An update on our equity statement
In August 2020, we shared an organizational equity statement naming our failures to center equity in the past and outlining a path toward infusing anti-racism into every aspect of our work. Within that statement, we named that “this type of deep organizational transformation will take us a long time, and we’re prepared to do this work for years to come” and further that “living out anti-racism as an organization will not simply entail checking off items on a list and announcing we are done, that we have arrived.”
With that in mind, we recognize that a one-off statement is not good enough. We are accountable to Black and Brown communities who are most harmed when we fail to move forward on our anti-racism goals, which means our process of centering equity cannot be opaque. Transparency—including regular updates on our progress—is one of the ways we can allow for that accountability and begin to build greater trust. After all, a statement expressing our intentions is empty if it amounts to nothing. Our actions determine our impact, so genuine anti-racism work doesn’t exist without follow-through.
To make our progress and failures as clear as possible, we’ve broken out each action item we named in our initial statement into a separate, collapsible section. Our intent isn’t to just check off boxes and be done, but to hold ourselves accountable to continuously doing the work we see as necessary to making progress. To be clear, while we have taken some steps in the right direction, there are still many areas we have yet to make progress on. Part of the process for reporting out this update includes reflecting on our ongoing shortcomings, recognizing ways in which we failed to move as quickly as possible, understanding why we failed, and re-committing to not make the same mistakes.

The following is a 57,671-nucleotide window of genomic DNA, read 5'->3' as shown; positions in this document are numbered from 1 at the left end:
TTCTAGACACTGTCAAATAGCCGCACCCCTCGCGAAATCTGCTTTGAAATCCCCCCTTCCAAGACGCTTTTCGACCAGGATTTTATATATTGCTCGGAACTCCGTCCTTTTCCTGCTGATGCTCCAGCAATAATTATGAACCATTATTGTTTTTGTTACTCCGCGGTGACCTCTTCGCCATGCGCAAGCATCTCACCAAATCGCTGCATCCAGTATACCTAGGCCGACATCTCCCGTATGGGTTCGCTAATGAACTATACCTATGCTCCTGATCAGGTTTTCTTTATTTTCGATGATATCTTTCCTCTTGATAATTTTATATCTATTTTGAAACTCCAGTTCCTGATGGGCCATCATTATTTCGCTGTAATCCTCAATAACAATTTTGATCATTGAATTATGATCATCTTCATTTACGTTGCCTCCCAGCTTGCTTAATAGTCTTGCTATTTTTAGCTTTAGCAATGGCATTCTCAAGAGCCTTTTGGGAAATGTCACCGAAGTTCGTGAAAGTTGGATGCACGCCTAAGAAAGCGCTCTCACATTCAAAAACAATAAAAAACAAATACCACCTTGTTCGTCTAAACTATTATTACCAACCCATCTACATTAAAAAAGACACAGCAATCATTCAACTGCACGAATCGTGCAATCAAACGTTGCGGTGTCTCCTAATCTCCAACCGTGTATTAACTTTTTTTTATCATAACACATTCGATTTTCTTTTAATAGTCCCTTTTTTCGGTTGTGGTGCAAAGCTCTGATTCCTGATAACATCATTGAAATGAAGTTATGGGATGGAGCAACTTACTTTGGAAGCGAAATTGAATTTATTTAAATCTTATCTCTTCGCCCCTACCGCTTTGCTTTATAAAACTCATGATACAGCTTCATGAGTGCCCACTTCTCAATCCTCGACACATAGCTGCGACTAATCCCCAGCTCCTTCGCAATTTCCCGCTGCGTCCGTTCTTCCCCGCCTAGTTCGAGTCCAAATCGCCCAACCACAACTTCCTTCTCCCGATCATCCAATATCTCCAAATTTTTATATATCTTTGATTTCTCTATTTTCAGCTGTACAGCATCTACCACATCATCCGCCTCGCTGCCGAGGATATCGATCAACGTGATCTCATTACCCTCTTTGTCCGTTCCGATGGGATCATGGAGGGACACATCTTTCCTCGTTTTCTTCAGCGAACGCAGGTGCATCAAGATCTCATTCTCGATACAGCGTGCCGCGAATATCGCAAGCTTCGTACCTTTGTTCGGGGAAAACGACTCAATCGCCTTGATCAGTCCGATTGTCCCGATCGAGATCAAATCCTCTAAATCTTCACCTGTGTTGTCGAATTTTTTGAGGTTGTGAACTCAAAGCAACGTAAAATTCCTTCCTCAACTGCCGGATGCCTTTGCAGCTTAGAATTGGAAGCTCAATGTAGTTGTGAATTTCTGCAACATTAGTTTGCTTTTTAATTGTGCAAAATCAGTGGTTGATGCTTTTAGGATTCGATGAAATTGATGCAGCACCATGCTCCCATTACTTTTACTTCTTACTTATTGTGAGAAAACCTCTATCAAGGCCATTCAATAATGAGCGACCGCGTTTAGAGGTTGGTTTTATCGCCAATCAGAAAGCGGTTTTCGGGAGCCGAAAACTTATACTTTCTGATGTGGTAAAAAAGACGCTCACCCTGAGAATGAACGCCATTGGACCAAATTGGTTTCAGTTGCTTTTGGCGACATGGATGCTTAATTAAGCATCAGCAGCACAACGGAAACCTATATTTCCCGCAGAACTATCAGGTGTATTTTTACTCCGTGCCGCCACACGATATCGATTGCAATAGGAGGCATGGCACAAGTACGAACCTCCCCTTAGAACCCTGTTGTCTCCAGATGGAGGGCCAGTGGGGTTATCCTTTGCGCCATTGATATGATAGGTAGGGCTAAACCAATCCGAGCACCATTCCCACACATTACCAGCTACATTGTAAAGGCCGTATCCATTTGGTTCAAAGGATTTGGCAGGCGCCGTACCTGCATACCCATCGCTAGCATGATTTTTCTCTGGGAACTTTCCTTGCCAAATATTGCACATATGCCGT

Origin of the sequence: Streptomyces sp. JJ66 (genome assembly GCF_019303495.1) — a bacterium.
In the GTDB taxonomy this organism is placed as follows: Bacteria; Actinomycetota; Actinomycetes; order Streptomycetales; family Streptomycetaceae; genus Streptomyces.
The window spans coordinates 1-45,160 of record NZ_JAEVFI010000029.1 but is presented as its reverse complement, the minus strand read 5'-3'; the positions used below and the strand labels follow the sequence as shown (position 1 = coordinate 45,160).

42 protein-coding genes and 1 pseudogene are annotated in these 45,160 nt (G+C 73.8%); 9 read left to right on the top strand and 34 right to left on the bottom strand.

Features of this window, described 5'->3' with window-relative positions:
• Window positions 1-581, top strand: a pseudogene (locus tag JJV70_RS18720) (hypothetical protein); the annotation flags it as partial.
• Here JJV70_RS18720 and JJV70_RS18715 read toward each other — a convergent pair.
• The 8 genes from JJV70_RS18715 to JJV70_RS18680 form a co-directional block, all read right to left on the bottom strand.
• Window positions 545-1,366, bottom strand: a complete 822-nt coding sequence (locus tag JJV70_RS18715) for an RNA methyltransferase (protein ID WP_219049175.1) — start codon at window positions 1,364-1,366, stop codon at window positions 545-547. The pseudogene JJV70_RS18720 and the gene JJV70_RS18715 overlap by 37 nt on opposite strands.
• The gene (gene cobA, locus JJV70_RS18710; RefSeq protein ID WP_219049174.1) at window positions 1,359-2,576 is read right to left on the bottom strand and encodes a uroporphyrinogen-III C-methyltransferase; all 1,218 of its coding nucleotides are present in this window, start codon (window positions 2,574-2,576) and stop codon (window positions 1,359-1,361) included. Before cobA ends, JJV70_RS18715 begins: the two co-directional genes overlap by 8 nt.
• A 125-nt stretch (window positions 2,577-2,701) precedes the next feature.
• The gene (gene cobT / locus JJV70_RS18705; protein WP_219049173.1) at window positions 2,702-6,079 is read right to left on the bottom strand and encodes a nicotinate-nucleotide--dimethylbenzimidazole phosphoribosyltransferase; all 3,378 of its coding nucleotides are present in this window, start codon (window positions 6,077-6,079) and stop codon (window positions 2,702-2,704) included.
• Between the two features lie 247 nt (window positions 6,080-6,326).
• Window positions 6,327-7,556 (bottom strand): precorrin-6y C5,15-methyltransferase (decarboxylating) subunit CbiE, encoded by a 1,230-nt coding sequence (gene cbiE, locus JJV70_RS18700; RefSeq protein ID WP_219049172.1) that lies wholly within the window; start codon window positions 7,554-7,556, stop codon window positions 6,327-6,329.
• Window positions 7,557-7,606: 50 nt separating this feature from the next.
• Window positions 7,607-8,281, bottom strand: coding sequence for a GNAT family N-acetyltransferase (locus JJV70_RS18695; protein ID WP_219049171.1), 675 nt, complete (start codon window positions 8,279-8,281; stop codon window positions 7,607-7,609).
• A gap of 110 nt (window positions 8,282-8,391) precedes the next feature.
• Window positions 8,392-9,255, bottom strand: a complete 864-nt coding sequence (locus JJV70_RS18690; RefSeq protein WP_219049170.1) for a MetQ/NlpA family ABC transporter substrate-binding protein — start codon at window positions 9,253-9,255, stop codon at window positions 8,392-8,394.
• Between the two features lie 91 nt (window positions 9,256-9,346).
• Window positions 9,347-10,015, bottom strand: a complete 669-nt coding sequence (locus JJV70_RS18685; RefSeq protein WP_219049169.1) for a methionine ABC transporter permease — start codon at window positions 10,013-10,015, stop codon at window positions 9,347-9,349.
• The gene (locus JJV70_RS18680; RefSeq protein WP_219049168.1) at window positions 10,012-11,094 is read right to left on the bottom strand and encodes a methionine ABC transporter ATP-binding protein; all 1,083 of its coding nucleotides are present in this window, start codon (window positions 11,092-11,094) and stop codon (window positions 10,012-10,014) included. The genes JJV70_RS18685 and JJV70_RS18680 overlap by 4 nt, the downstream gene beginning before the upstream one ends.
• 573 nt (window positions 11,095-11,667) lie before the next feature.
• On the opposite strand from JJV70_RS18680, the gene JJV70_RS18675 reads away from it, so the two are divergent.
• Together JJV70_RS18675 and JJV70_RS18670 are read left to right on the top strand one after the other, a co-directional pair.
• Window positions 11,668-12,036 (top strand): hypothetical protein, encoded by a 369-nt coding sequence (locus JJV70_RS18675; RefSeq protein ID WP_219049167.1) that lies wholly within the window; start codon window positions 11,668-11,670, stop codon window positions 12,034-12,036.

Click on the buttons below to read about our progress and shortcomings with each of the anti-racism commitments we made last year.
We brought on a consultant, Weav Studio to lead our strategic planning work which will help us develop an anti-racism strategic plan that we can lean on in the next 3-5 years to guide our organization through our goals, weaving equity at the center. We specifically chose Weav because of their experience in anti-racism and commitment to abolition as praxis, which was a top criterion in our hiring process.
We are also in the early phase of a youth agenda listening tour, where we will hear from young people across Colorado about the issues that impact them most. One of the goals of this project is to center the voices and lived experiences of young people, prioritizing the voices of young people of color, and ensure that the work we do going forward is deeply informed and influenced by these experiences. Our listening tour takes an empathetic, youth-driven approach to shaping our organizational priorities, putting our communities at the center of everything we do. This project will run in conjunction with our strategic planning process and will be used to inform that process.
As we continue with our strategic planning, we want to make sure we keep our communities informed of our progress, so we will be sharing more regular updates on that work.
We have incorporated a commitment to anti-racism work into all of our hiring processes, and added questions specific to diversity, equity, and inclusion to our interviews; however, this is an area we recognize still needs major work. Some of the next steps we have identified are establishing better recruitment strategies that don’t rely on our staff’s networks (which are majority white), continuing to strengthen our interviews with explicit questions around anti-racism, and making sure all role descriptions are clear about our expectations for employee’s commitment to anti-racism.